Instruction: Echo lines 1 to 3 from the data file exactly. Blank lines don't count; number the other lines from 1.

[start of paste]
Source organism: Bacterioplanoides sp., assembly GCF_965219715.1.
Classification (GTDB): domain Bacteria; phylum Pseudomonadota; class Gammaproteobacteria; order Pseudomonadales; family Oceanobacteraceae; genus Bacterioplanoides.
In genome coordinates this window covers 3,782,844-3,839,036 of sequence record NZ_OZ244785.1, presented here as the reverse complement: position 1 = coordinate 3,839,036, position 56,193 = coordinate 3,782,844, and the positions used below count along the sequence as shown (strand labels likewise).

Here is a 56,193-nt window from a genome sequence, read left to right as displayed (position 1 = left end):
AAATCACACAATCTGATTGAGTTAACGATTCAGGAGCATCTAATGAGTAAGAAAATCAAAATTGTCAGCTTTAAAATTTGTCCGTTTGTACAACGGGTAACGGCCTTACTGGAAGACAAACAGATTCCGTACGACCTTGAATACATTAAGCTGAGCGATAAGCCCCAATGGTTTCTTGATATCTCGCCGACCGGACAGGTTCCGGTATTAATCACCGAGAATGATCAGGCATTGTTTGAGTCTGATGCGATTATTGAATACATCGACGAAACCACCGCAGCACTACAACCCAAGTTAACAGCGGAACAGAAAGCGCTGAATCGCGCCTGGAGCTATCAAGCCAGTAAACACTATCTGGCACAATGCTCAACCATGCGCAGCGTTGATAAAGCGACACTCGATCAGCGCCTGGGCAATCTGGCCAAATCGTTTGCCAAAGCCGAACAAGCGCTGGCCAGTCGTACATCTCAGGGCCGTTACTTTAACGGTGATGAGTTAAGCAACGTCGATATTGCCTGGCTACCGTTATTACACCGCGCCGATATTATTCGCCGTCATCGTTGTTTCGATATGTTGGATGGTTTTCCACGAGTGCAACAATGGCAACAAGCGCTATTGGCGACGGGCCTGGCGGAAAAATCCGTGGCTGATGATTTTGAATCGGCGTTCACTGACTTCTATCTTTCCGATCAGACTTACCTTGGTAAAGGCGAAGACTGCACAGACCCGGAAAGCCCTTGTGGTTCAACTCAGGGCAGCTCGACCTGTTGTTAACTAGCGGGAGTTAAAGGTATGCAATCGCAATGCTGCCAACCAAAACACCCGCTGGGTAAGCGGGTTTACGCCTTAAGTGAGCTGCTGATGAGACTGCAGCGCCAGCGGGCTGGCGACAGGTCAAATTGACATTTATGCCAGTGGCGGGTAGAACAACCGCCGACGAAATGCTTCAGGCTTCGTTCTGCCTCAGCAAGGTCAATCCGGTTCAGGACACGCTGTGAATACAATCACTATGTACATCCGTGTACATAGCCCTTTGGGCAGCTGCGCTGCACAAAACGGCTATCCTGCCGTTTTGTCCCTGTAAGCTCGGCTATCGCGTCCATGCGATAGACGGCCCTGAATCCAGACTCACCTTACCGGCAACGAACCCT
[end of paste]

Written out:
Source organism: Bacterioplanoides sp., assembly GCF_965219715.1.
Classification (GTDB): domain Bacteria; phylum Pseudomonadota; class Gammaproteobacteria; order Pseudomonadales; family Oceanobacteraceae; genus Bacterioplanoides.
In genome coordinates this window covers 3,782,844-3,839,036 of sequence record NZ_OZ244785.1, presented here as the reverse complement: position 1 = coordinate 3,839,036, position 56,193 = coordinate 3,782,844, and the positions used below count along the sequence as shown (strand labels likewise).